The Lockheed-California Company released details of its recommendations to MSC on a scientific space station program. The study concluded that a manned station with a crew of 24 could be orbiting the Earth in 1968. Total cost of the program including logistics spacecraft and ground support was estimated at $2.6 billion for five years' operation. Lockheed's study recommended the use of a Saturn V to launch the unmanned laboratory into orbit and then launching a manned logistics vehicle to rendezvous and dock at the station.
Boilerplate (BP) 19 was drop tested at El Centro, Calif., simulating flight conditions and recovery of BP-12. A second BP-19 drop, on April 8, removed all constraints on the BP-12 configuration and earth landing system. Another aim, to obtain information on vehicle dynamics, was not accomplished because of the early firing of a backup drogue parachute. References: 16 .
Defence Ministry of the USSR decree 0045 'On adopting the Zenit-2 satellite launched on the 8A92 into armaments' was issued.
North American was directed by NASA to study feasibility of using the LEM propulsion system as backup to the SM propulsion system. The most important item in the contractor's analysis was strength of the docking structure and its ability to withstand LEM main-engine and reaction control system thrusting. References: 16 .
Edward Z. Gray, Advanced Manned Missions Director in the Office of Manned Space Flight, asked LaRC Director Charles J. Donlan to prepare a Project Development Plan for the Manned Orbital Research Laboratory, studies for which were already underway at the Center and under contract. This plan was needed as documentation for any possible decision to initiate an orbital research laboratory project. (Gray had also asked MSC to submit similar plans for an Apollo X, an Apollo Orbital Research Laboratory, and a Large Orbital Research Laboratory.) In addition to the Project Development Plan, Gray asked for system specifications for each candidate orbital laboratory system; both of these would form the basis for a project proposal with little delay 'should a climate exist in which a new project can be started.'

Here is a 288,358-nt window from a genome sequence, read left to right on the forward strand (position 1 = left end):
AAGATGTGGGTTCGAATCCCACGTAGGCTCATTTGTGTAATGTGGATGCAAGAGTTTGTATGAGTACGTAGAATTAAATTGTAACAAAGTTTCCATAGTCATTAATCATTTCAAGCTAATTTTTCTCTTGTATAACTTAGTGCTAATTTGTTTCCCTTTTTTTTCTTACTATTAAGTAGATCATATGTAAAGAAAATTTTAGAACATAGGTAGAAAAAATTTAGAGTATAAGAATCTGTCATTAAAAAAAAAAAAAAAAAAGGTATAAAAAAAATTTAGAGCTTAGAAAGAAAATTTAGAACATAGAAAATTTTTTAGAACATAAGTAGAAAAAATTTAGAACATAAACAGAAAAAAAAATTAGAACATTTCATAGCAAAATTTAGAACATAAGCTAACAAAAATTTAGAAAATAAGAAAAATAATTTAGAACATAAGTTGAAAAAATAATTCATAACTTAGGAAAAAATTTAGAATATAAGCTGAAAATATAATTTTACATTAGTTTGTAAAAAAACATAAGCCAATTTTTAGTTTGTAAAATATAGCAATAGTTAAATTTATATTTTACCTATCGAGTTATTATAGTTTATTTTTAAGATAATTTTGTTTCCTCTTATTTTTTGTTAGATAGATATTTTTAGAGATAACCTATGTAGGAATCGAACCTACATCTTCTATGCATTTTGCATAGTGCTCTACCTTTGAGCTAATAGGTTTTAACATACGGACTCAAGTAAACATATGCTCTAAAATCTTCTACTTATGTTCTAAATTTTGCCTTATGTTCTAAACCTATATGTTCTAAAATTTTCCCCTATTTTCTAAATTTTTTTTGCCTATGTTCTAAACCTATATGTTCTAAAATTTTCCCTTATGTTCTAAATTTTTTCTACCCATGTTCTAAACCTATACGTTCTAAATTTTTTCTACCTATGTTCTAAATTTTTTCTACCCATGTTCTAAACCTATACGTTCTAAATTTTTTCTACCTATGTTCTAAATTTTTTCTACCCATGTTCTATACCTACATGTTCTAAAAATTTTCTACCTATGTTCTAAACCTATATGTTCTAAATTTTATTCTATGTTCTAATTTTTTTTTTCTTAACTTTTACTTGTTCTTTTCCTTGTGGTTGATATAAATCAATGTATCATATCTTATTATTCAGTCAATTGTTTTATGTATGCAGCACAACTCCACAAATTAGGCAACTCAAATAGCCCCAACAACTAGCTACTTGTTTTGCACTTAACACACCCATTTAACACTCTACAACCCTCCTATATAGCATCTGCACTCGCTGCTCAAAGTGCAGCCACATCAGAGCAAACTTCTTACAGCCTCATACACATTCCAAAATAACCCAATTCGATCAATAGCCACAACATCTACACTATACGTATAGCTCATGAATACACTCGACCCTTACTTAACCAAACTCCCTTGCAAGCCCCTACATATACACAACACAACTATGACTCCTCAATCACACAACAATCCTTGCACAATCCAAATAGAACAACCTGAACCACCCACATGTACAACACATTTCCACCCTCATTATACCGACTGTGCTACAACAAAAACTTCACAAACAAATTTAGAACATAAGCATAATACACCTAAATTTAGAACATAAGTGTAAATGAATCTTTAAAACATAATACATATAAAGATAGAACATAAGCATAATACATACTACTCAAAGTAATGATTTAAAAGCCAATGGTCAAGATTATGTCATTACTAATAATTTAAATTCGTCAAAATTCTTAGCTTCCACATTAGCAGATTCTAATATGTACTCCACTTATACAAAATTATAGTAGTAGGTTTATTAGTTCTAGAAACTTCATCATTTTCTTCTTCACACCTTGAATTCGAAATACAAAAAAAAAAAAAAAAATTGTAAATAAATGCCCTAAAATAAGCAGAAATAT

First flight test of Little Joe II using a command module (CM) boilerplate (BP-12) at White Sands Missile Range, N. Mex. References: 16 .
Failure. Suborbital. References: 5 .
Military-Industrial Commission (VPK) Decree 59 'On approval of work to convert Vostok to Voskhod and use it for three-person space missions' was issued. References: 474 .
The first prototype of the CM battery for use during reentry was delivered to North American by Eagle-Picher Industries, Inc. References: 16 .
OMSF outlined launch vehicle development, spacecraft development, and crew performance demonstration missions, using the Saturn IB and Saturn V:
The first formal inspection and review of the LEM test mockup TM-1 was held at Grumman. TM-1 allowed early assessment of crew mobility, ingress, and egress. It was a full-size representation of crew stations, support and restraint systems, cabin equipment arrangement, lighting, display panels and instrument locations, and hatches. The TM-1 evaluation became the basis for the final LEM mockup, TM-5, from which actual hardware fabrication would be made. Additional Details: Apollo LEM mockup TM-1 inspection and review. References: 16 .
Suborbital test of subscale model of X-20 Dynasoar. Aero-thermodynamic structural test vehicle (ASV) for heat shield tests. Good first stage burn, but the second stage fired, then shut down, repeating the sequence several times. The spacecraft separated, and began to maneuver in a 60 degree bank to recover course, when the self-destruct package blew it apart. The debris impacted the Atlantic 800 km downrange near San Salvador Island. References: 5 , 126 .
The Boeing Company received NASA's go-ahead to develop the Lunar Orbiter spacecraft. Two significant changes were made in the original Statement of Work:
The boilerplate achieved a horizontal velocity of 60 feet per second and a vertical velocity of about 40 feet per second at the time of impact with the water. The test was conducted to obtain data on landing accelerations for various speeds and attitudes of the spacecraft.
MSFC awarded Rocketdyne a definitive contract (valued at $158.4 million) for the production of 76 F-1 engines for the first stage of the Saturn V launch vehicle and for delivery of ground support equipment. References: 16 .